WASHINGTON/NEW YORK (Reuters) - The Securities and Exchange Commission is investigating whether auditing company Ernst & Young violated auditor rules by letting its lobbying unit perform work for several major audit clients, people familiar with the matter told Reuters.
The SEC inquiry began shortly after Reuters reported in March 2012 that Washington Council Ernst & Young, the E&Y unit, was registered as a lobbyist for several corporate audit clients including Amgen Inc, CVS Caremark Corp and Verizon Communications Inc [ID:nL2E8DL649], according to one of the sources.
The SEC’s enforcement division and its Office of the Chief Accountant are looking in to the issue, according to the two sources, who spoke in recent days and who could not be named because the investigation is not public.
It is unclear how far along the probe is, or whether it could result in the SEC filing civil charges against Ernst & Young, one of the world’s largest audit and accounting firms.
An SEC spokesman declined to comment.
Ernst & Young spokeswoman Amy Call Well declined to comment on whether the company was being investigated. “All of our services for audit clients undergo considerable scrutiny to confirm they are consistent with applicable rules,” she said.
U.S. independence rules bar auditors from serving in an “advocacy role” for audit clients. The goal is to allow auditors to maintain some degree of objectivity regarding the companies they audit, based on the idea that auditors are watchdogs for investors and should not be promoting management’s interests.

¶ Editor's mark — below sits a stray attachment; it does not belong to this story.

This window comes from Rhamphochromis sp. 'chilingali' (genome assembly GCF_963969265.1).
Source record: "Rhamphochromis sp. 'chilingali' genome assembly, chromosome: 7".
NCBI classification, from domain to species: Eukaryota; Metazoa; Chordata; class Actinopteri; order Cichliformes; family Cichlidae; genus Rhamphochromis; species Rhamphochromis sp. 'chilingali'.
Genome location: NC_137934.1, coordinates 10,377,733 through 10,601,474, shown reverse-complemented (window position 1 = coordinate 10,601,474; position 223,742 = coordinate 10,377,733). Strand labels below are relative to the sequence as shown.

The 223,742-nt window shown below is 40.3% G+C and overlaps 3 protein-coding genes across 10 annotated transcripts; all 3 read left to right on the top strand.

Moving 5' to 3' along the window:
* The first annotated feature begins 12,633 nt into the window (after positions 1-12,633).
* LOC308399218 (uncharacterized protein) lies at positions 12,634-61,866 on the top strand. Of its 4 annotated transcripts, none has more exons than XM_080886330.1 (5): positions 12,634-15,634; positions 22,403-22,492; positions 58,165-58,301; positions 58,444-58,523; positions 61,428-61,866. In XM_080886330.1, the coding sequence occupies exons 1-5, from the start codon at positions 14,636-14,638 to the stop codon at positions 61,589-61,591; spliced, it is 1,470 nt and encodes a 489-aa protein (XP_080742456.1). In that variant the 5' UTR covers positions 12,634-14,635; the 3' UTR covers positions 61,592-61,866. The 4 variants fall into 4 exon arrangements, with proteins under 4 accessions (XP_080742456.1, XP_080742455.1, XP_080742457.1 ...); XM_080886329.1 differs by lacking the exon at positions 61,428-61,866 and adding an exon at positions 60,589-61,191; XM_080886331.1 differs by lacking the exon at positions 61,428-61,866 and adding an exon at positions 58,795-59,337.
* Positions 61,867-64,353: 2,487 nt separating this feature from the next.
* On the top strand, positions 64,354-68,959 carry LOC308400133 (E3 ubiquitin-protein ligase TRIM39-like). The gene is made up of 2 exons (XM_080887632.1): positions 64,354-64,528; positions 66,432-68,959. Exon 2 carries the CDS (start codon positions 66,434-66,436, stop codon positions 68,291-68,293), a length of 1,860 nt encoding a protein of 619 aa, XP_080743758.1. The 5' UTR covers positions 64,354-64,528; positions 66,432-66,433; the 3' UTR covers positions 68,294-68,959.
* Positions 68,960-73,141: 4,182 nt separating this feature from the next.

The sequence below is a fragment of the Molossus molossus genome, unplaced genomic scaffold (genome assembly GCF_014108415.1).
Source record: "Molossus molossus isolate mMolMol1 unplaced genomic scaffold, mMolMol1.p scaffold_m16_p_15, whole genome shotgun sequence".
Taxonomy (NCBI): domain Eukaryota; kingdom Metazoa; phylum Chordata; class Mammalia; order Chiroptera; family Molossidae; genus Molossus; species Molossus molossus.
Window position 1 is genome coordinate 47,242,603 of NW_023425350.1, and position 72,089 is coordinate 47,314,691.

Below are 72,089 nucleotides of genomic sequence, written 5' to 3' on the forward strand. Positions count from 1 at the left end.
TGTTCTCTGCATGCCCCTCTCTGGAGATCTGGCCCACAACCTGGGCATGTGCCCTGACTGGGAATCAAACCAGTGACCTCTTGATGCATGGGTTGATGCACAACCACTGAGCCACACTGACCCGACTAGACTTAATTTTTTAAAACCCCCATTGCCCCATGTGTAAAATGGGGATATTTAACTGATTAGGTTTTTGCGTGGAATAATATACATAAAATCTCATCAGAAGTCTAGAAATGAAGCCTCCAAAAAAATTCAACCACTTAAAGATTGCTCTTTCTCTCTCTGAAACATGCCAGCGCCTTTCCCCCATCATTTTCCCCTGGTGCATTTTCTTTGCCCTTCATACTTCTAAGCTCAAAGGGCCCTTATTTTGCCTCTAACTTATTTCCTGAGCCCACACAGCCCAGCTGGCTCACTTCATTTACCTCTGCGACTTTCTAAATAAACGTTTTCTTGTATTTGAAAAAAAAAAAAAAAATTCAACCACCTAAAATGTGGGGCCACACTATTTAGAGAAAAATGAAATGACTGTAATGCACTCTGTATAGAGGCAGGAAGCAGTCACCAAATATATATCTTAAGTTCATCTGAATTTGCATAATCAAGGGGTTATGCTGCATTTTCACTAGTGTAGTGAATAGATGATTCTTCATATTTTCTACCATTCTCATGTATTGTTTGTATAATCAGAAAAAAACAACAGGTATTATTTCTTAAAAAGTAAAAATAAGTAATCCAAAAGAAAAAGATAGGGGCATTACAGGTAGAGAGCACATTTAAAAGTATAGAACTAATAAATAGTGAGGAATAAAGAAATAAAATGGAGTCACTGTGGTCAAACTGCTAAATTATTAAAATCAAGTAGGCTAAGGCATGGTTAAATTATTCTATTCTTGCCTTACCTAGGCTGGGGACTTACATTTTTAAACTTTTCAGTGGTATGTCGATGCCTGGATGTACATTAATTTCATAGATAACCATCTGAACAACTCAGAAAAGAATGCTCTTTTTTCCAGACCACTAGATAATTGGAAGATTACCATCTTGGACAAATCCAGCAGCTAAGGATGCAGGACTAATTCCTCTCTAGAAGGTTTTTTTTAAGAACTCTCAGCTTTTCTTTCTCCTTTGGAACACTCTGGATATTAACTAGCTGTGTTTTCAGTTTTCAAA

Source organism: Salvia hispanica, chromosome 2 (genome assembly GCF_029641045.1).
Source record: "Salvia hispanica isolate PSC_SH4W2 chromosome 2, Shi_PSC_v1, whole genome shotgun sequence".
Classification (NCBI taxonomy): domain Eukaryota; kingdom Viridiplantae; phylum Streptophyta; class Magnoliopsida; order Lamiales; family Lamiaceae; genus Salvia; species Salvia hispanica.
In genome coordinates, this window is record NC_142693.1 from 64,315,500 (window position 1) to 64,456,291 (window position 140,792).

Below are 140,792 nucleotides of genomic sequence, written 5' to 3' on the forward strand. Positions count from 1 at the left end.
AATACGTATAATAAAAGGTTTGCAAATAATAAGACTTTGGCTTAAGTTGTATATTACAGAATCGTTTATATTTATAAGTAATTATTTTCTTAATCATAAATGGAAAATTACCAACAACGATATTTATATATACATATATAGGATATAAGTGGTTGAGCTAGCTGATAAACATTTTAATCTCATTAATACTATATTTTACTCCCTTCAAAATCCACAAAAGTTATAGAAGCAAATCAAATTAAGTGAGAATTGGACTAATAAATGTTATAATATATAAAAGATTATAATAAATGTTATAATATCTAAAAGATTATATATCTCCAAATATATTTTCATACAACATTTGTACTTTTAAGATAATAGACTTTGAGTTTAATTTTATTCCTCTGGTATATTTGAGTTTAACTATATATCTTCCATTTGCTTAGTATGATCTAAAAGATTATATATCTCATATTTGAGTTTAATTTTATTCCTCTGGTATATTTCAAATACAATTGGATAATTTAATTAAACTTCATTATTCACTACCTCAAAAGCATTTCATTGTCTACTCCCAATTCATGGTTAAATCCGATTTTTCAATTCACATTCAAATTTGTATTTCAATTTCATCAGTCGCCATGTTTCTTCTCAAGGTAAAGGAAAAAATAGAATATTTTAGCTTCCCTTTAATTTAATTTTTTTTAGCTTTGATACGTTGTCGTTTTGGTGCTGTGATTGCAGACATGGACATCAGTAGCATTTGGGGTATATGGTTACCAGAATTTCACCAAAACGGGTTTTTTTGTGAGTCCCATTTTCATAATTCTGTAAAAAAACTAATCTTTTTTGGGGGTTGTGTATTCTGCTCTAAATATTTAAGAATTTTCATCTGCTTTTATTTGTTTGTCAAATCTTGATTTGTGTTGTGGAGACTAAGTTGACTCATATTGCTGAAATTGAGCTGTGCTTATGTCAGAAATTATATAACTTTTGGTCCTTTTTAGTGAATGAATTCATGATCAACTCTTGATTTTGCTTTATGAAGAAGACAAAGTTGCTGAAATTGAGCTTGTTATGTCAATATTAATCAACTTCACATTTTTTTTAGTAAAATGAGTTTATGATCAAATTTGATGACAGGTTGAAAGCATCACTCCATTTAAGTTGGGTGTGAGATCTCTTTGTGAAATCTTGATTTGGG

The SEC’s rule does not definitively say whether lobbying could compromise an auditor’s independence. It is more focused on barring legal advocacy, such as expert witness testimony.
In interviews last year, former SEC Chief Accountant Jim Kroeker told Reuters that certain lobbying activities could potentially be covered under the general prohibition on advocacy. Kroeker is now an executive at Deloitte, a rival of Ernst & Young.
‘ABUNDANTLY CLEAR’ LINE
Harvard Business School Professor Max Bazerman said on Monday that it was “abundantly clear” that a firm that is lobbying for a company is no longer capable of independently auditing that company.
Ernst & Young has previously said it complied with independence rules. It also said that it did not act in an advocacy role and that the work performed by its lobbying unit was limited to tax issues.
Tax consulting is a permissible activity under auditor independence rules if it does not involve public advocacy.
About two months after publication of the Reuters story, federal records showed Washington Council Ernst & Young was no longer registered as a lobbyist for Amgen, CVS Caremark or Verizon Communications.
A spokesman for Amgen did not immediately respond to calls seeking comment. Verizon and CVS spokesmen declined to comment.
Ernst & Young also terminated a lobbying relationship with a fourth company, Nomura Holdings Inc, which also used an E&Y affiliate for auditing services.
Obtaining an independent view on the books is the main reason companies are required to hire outside auditors, said Richard Kaplan, law professor at the University of Illinois.
Ernst & Young was suspended in 2004 from accepting new public company audit clients for six months because of alleged violations of independence rules. The suspension stemmed from a joint venture that Ernst had in the 1990s with business software provider PeopleSoft, now part of Oracle Corp, when Ernst was also auditing PeopleSoft’s books.
An SEC administrative law judge ordered Ernst & Young to give back $1.7 million in audit fees and issued a cease-and- desist order against future independence violations.
Editing by Matthew Lewis